In the U.S., is it legal to prohibit your tenants from posting outside signs in the rental agreement? E.g. election signs, flags etc. Or would that be a violation of their right if they are renting from you.
Yes, this can be limited. Private property owners can and do prohibit certain uses of their property so long as it doesn't infringe on the use of "basic necessities" that all units must contain (access to bathroom and kitchen). They most certainly possess the right to delimit certain uses of the property. They don't even have to allow any use of common areas if they don't want to.
A lease, or a rental agreement is a contract like any other; a bargained for exchange. So long as the agreement fits within the parameters of jurisdictional housing laws, anything can be bargained for. I have never seen a local fair housing law that included the right to display signs. Especially political ones.
A public housing complex almost necessarily has to ban it, or they would have to allow everybody to put them up since public monies disallow discrimination.
Most leases/rental agreements don't list every single thing that is not allowed in writing, because the bounds of what the human mind can fathom are endless. That said, there is typically a clause(s) that gives the owner/property manager the right to disallow any activity that could give rise to general disputes, could reflect poorly on the owner, or may in any other way be disruptive to the peaceful enjoyment of the property. With this clause, there is typically wide berth as far as what types of limitations can be imposed, with a termination clause allowing the owner to end the lease or the tenant to back out if they cannot agree on the specific action or behavior.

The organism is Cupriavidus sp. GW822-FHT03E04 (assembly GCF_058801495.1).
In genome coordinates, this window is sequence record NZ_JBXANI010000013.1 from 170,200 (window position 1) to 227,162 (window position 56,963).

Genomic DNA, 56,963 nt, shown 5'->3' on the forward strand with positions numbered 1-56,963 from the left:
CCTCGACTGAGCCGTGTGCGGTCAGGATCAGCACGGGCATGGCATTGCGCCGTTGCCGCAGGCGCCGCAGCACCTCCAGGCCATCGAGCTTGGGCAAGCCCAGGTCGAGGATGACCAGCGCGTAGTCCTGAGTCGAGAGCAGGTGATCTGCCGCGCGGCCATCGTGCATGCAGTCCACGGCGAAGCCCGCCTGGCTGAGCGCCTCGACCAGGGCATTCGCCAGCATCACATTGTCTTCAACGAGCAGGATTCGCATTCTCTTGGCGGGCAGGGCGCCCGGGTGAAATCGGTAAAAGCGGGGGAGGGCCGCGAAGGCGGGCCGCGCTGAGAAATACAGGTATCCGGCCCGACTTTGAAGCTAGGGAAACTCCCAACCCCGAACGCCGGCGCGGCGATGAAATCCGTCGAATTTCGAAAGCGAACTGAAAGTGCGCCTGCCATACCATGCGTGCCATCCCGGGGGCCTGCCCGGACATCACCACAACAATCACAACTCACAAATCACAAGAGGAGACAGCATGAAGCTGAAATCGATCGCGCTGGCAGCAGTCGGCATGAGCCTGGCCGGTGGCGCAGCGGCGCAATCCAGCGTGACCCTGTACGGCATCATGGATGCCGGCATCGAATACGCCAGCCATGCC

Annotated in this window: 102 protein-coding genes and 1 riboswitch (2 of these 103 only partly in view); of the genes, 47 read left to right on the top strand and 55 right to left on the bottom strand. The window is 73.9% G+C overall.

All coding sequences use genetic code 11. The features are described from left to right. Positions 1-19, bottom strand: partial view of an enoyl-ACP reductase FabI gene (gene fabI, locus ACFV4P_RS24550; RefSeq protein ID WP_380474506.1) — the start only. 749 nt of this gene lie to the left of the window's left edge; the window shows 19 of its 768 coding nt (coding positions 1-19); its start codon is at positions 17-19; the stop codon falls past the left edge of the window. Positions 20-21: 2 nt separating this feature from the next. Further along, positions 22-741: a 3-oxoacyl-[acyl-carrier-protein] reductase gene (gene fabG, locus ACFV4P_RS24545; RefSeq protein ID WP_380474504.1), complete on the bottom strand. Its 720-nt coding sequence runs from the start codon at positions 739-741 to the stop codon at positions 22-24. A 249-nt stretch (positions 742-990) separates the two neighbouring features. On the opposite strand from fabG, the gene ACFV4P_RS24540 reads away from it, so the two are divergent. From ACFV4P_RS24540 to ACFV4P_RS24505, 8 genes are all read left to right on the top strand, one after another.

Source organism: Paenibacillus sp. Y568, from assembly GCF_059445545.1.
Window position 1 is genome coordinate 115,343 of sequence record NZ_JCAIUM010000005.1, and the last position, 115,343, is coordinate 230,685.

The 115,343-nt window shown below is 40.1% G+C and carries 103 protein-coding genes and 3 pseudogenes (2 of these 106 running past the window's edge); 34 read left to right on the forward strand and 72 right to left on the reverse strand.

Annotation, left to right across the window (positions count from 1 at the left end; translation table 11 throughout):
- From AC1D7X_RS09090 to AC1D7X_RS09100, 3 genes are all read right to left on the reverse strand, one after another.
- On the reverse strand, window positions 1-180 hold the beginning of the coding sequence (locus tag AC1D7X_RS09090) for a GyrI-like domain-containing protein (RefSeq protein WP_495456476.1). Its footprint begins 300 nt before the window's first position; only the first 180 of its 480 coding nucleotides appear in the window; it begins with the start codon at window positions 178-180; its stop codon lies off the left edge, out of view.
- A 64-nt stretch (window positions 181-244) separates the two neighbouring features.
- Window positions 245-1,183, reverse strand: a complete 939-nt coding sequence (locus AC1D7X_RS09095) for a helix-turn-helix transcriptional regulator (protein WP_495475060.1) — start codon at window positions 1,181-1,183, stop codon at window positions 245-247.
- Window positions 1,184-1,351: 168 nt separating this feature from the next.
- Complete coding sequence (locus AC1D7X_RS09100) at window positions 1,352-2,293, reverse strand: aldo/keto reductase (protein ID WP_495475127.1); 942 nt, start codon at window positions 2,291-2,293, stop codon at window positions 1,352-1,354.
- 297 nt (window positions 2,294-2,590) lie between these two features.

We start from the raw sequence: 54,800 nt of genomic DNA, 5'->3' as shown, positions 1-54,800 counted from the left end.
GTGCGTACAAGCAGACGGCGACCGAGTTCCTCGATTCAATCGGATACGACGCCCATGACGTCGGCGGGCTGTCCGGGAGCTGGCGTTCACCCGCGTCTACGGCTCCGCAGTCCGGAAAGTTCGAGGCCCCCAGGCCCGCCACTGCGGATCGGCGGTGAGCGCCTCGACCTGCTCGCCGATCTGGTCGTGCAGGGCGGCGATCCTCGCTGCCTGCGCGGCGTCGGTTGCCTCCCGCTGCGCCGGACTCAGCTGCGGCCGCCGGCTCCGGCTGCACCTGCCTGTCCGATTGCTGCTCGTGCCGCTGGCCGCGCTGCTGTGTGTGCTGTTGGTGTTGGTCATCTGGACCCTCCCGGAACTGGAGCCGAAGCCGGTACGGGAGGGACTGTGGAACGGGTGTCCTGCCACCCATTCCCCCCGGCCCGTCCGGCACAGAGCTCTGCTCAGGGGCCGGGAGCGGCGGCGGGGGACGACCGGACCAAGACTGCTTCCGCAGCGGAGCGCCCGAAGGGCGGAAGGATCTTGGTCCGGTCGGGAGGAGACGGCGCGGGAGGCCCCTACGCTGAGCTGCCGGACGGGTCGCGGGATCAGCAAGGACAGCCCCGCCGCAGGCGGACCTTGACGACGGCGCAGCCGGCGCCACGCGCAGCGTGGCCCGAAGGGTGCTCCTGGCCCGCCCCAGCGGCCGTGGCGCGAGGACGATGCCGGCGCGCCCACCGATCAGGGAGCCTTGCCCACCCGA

With local Election Day fast approaching, my neighborhood is absolutely littered with signs in every lawn supporting someone or other. This certainly creates a perception of that property owner based on who they're supporting politically. Imagine a small dwelling (a couple of units), all with opposing support being announced through their signs (if allowed) and how that may create tension amongst neighbors (people can get excited over politics) who see each other regularly.
Worse: Imagine a large complex. If allowed, there could be so many signs that there'd be no lawn left for quiet enjoyment!
It would appear that it is legal to make such prohibitions as a condition of their lease. The first amendment prevents government from interfering with your right to speech; it does not prevent you agreeing to refrain from exercising it in a contract. Presumably, someone who feels strongly enough about this will rent somewhere else or otherwise negotiate it out of the lease.
Although cities and other government entities are constrained by the First Amendment in regulating political yard signs, there is no similar restraint imposed on private homeowner and condominium associations. Seemingly the only free-speech avenue for a resident in a private homeowner association is an argument based on an individual state constitution.
However, they can fall foul of state law, see the link for details.